Let me start out, right off the bat, assauge any fears of spoilers here within – this is not a blog about SAW V. It is a discussion, philosophical no, fanboy yes, about several of the previous movies of the SAW franchise. So, any spoilers are old hat and probably mostly irrelevant to most folks who would click and read this spot.
I remember hearing the premise for the original Saw movie and thinking, ‘Wow, that’s pretty fucked up.’ It coujured up conjectures about the influence of films like SEVEN. This was of course before the whole ‘goreno’ wave came, led by Eli Roth’s unbelievably terrible, not violent, not disturbing, not even remotely entertaining hostile, followed swiftly by weak, imitative E.B. Farnum retards with names like ‘touristas’ and ‘captivity’ and any combination of insert-torture-brand-here + the word ‘Alive’. Now, as much as I love to rip on hostile from experience and any of these others from the sideline, that’s perhaps best saved for a different blog. The intent here is to talk about the Saw franchise, as much of a waste of time that really is in the grand scheme of things. Hey – I like to talk about what I watch (in case you haven’t noticed) and you probably do too, considering you’re on CHUD.
So let’s talk.
My initial viewing of Saw the original was in a theatre, shortly after it opened. That has been the only viewing until just recently when, due to some friends’ idea to go to the theatre in the immediate future to see the aforementioned new installment in the series I decided to re-watch the series from the beginning. So my second viewing reiterated my original reaction. The style is outstanding, the acting sucks.
Cary Elwes is sooooo bad in this movie, especially in the climactic scenes where he decides ‘whine*my family needs me*whine’ and indeed takes a cue from his captor and saws his leg off. If you rewatch this anytime soon, look at the ridiculous makeup (which is present in most of these films at one time or another) – it’s been a couple hours and his face is covered with ill-blended foundation and dark eye makeup to try and make him look, apparently, as if his tormentors had ‘set the mkeup gun to Whore’. And really this visual fau paux may have been dismissable in a film otherwise wrought with great sets, great atmopshere and some geniunely fucked up moments of suspense and revelation, if not for the equally bad if not worse constant, unbelievable, I’m-just-here-for-the-paycheck-so-I’m-phoning-it-in-but-whoops-this-is-actually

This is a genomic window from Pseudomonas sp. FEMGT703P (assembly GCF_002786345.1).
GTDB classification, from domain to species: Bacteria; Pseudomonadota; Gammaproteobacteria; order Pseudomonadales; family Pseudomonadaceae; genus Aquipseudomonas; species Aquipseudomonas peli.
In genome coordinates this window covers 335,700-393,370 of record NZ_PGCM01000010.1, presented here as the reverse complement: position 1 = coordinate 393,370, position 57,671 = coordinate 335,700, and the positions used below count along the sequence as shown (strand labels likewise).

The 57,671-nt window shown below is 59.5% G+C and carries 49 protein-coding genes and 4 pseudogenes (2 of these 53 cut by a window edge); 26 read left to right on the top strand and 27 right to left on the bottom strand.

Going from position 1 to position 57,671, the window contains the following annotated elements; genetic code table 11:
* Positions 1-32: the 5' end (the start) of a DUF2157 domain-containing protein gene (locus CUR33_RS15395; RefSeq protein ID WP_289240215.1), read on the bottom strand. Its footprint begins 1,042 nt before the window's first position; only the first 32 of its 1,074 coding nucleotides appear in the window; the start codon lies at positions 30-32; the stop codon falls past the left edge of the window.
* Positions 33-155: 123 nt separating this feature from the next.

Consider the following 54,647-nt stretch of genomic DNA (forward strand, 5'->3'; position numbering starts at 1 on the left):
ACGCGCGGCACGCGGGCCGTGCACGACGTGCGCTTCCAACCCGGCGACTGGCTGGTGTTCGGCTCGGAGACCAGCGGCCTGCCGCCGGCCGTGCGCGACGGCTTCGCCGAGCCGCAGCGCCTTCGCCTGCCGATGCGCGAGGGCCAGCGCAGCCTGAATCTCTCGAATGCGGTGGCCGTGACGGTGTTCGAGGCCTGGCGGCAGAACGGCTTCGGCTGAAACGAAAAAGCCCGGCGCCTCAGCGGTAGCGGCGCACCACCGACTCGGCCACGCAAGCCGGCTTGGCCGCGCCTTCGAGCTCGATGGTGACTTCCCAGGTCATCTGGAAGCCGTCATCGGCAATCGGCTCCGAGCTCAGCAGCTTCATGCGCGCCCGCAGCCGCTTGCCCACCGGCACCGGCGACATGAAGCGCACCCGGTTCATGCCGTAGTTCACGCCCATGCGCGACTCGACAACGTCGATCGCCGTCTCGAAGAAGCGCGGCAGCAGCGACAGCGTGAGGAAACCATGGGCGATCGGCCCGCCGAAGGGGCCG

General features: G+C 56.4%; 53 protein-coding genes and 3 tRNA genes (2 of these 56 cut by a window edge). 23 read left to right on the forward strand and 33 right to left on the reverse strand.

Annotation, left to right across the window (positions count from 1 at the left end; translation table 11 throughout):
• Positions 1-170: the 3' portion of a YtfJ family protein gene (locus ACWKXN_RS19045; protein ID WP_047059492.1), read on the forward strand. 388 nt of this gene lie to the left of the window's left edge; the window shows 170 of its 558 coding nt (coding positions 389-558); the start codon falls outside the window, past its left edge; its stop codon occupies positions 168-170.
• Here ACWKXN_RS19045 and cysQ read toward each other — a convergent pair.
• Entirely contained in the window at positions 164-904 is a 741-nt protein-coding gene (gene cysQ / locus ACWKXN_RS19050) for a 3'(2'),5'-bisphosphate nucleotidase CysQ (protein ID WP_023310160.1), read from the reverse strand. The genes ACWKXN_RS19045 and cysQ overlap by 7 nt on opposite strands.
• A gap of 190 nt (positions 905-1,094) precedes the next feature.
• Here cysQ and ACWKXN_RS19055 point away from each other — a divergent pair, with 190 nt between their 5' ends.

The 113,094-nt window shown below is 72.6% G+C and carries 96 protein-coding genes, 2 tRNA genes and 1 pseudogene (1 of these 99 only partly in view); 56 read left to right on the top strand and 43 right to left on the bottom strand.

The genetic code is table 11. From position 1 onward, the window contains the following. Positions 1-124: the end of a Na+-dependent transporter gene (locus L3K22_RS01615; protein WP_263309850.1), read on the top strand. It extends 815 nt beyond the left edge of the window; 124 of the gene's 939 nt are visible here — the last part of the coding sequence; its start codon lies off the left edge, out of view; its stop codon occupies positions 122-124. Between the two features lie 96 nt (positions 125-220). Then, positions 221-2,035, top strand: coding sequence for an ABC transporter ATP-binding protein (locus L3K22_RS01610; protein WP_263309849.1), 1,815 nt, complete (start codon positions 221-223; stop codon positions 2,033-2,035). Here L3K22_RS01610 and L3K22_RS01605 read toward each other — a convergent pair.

ask-me-back-and-now-how-can-I-afford-my-undeserved-moviestar-lifestyle performance by this toad.
Listen to his screams. The only thing haunting about them is that someone paid him (albeit probably not much) to perform them.
So primarily based on Cary’s performance I have often looked back with a smirk at Saw, and orginally never intended to follow the rest.